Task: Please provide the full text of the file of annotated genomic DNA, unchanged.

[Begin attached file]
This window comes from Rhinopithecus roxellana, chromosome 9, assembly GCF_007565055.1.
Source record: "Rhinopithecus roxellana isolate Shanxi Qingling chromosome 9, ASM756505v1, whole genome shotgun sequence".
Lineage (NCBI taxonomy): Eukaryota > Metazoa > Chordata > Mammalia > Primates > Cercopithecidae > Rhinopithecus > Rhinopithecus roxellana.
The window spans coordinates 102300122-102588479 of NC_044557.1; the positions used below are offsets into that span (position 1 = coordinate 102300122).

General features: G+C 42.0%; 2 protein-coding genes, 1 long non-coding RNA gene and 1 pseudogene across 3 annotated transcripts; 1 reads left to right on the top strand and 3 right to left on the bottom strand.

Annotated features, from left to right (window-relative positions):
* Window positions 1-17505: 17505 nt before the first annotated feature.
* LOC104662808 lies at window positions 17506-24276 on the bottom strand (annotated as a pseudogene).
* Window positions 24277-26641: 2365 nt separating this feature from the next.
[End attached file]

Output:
This window comes from Rhinopithecus roxellana, chromosome 9, assembly GCF_007565055.1.
Source record: "Rhinopithecus roxellana isolate Shanxi Qingling chromosome 9, ASM756505v1, whole genome shotgun sequence".
Lineage (NCBI taxonomy): Eukaryota > Metazoa > Chordata > Mammalia > Primates > Cercopithecidae > Rhinopithecus > Rhinopithecus roxellana.
The window spans coordinates 102300122-102588479 of NC_044557.1; the positions used below are offsets into that span (position 1 = coordinate 102300122).

General features: G+C 42.0%; 2 protein-coding genes, 1 long non-coding RNA gene and 1 pseudogene across 3 annotated transcripts; 1 reads left to right on the top strand and 3 right to left on the bottom strand.

Annotated features, from left to right (window-relative positions):
* Window positions 1-17505: 17505 nt before the first annotated feature.
* LOC104662808 lies at window positions 17506-24276 on the bottom strand (annotated as a pseudogene).
* Window positions 24277-26641: 2365 nt separating this feature from the next.